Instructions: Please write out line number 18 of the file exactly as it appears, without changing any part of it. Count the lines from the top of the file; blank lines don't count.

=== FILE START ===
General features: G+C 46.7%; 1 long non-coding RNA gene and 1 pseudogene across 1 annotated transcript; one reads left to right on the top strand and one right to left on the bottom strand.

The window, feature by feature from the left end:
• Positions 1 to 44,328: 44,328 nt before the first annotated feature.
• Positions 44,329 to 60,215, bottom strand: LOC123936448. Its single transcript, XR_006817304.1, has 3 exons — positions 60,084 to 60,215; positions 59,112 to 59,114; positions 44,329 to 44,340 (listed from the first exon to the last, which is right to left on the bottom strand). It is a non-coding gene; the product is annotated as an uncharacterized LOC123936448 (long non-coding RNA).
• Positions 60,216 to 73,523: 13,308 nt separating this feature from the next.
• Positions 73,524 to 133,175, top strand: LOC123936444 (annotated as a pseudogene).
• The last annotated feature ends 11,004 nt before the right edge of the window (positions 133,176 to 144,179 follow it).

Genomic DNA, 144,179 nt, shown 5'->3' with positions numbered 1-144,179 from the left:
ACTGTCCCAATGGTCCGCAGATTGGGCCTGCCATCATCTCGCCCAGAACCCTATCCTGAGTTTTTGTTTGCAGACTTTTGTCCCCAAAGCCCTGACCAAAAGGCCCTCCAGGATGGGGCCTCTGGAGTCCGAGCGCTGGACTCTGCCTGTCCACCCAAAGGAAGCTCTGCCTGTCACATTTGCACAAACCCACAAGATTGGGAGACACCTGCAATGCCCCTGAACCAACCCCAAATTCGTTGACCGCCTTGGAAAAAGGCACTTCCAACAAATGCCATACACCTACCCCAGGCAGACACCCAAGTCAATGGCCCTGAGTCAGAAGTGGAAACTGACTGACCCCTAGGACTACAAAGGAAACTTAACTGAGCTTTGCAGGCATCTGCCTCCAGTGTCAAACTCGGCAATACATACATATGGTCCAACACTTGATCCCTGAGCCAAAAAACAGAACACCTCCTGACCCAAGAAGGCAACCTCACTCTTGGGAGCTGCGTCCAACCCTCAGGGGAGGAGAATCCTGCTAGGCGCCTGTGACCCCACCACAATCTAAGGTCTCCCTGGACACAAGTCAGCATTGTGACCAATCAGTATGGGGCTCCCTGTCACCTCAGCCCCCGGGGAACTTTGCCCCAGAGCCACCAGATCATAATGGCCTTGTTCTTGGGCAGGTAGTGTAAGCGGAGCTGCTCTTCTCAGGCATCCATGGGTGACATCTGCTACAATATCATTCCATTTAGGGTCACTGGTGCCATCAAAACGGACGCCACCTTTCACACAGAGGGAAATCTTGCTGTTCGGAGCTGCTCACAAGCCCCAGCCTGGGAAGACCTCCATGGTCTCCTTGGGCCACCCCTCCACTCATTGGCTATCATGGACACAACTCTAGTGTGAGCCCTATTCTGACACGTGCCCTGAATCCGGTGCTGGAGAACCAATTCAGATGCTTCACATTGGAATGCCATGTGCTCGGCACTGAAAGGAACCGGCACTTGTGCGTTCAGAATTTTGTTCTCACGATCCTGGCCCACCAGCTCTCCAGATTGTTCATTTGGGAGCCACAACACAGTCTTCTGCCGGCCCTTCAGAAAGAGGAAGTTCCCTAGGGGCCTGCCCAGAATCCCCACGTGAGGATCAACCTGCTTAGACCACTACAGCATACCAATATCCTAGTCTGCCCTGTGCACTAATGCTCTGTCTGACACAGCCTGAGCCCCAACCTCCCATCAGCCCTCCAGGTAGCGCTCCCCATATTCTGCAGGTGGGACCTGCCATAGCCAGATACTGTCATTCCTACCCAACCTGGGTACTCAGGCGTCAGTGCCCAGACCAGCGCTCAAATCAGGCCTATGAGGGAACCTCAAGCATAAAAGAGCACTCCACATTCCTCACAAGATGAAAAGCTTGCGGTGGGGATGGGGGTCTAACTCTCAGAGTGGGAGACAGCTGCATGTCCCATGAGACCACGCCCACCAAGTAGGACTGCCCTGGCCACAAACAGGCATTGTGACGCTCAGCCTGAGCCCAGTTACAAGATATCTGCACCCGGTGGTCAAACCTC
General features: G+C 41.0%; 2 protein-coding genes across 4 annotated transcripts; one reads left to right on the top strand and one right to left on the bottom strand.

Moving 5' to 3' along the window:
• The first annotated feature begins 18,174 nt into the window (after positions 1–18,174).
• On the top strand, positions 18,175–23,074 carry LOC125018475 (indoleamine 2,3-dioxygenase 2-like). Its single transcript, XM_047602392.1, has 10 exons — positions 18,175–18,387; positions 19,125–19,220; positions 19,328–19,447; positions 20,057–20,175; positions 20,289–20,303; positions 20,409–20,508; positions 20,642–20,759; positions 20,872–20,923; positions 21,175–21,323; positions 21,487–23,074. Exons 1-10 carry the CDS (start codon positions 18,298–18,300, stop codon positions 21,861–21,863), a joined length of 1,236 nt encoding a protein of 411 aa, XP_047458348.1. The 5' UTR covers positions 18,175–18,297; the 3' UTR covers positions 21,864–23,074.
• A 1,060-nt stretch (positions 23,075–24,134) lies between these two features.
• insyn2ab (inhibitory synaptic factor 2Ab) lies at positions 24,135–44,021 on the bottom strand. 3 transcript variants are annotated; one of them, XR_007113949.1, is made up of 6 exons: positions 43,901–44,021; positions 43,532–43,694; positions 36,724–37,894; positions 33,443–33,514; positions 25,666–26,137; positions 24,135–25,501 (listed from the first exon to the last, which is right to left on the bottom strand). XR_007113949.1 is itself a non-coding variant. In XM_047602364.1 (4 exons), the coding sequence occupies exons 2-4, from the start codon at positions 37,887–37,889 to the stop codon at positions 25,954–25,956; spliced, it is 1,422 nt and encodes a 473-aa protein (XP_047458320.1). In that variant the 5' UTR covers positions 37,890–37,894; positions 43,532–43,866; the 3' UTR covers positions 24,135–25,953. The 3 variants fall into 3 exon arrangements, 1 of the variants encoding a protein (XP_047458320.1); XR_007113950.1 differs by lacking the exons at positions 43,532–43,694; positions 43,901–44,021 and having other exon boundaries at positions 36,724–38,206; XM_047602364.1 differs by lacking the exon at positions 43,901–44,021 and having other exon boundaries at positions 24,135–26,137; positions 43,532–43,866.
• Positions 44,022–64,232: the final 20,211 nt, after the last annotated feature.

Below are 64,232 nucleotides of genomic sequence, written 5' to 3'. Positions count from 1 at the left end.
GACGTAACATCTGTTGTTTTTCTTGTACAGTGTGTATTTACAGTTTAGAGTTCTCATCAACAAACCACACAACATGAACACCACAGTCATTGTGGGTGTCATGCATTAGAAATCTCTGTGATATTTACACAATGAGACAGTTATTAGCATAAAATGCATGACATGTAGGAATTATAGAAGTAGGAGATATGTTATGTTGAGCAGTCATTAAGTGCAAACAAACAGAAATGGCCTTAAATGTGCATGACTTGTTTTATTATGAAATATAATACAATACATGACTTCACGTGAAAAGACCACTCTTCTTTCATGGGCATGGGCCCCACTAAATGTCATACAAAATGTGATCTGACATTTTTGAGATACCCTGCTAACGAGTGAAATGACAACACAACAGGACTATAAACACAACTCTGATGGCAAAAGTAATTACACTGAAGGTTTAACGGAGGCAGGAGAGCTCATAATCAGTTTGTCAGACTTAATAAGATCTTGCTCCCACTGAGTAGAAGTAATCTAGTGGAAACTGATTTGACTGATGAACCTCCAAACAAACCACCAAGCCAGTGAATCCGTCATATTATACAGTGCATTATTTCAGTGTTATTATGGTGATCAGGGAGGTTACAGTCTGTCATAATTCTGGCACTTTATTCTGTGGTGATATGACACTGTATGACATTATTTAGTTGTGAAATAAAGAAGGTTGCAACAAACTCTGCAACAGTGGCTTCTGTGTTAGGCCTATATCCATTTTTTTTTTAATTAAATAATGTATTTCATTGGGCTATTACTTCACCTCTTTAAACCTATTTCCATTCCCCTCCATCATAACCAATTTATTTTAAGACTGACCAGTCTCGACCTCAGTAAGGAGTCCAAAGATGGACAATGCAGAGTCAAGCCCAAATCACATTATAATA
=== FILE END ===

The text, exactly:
GACGTAACATCTGTTGTTTTTCTTGTACAGTGTGTATTTACAGTTTAGAGTTCTCATCAACAAACCACACAACATGAACACCACAGTCATTGTGGGTGTCATGCATTAGAAATCTCTGTGATATTTACACAATGAGACAGTTATTAGCATAAAATGCATGACATGTAGGAATTATAGAAGTAGGAGATATGTTATGTTGAGCAGTCATTAAGTGCAAACAAACAGAAATGGCCTTAAATGTGCATGACTTGTTTTATTATGAAATATAATACAATACATGACTTCACGTGAAAAGACCACTCTTCTTTCATGGGCATGGGCCCCACTAAATGTCATACAAAATGTGATCTGACATTTTTGAGATACCCTGCTAACGAGTGAAATGACAACACAACAGGACTATAAACACAACTCTGATGGCAAAAGTAATTACACTGAAGGTTTAACGGAGGCAGGAGAGCTCATAATCAGTTTGTCAGACTTAATAAGATCTTGCTCCCACTGAGTAGAAGTAATCTAGTGGAAACTGATTTGACTGATGAACCTCCAAACAAACCACCAAGCCAGTGAATCCGTCATATTATACAGTGCATTATTTCAGTGTTATTATGGTGATCAGGGAGGTTACAGTCTGTCATAATTCTGGCACTTTATTCTGTGGTGATATGACACTGTATGACATTATTTAGTTGTGAAATAAAGAAGGTTGCAACAAACTCTGCAACAGTGGCTTCTGTGTTAGGCCTATATCCATTTTTTTTTTAATTAAATAATGTATTTCATTGGGCTATTACTTCACCTCTTTAAACCTATTTCCATTCCCCTCCATCATAACCAATTTATTTTAAGACTGACCAGTCTCGACCTCAGTAAGGAGTCCAAAGATGGACAATGCAGAGTCAAGCCCAAATCACATTATAATA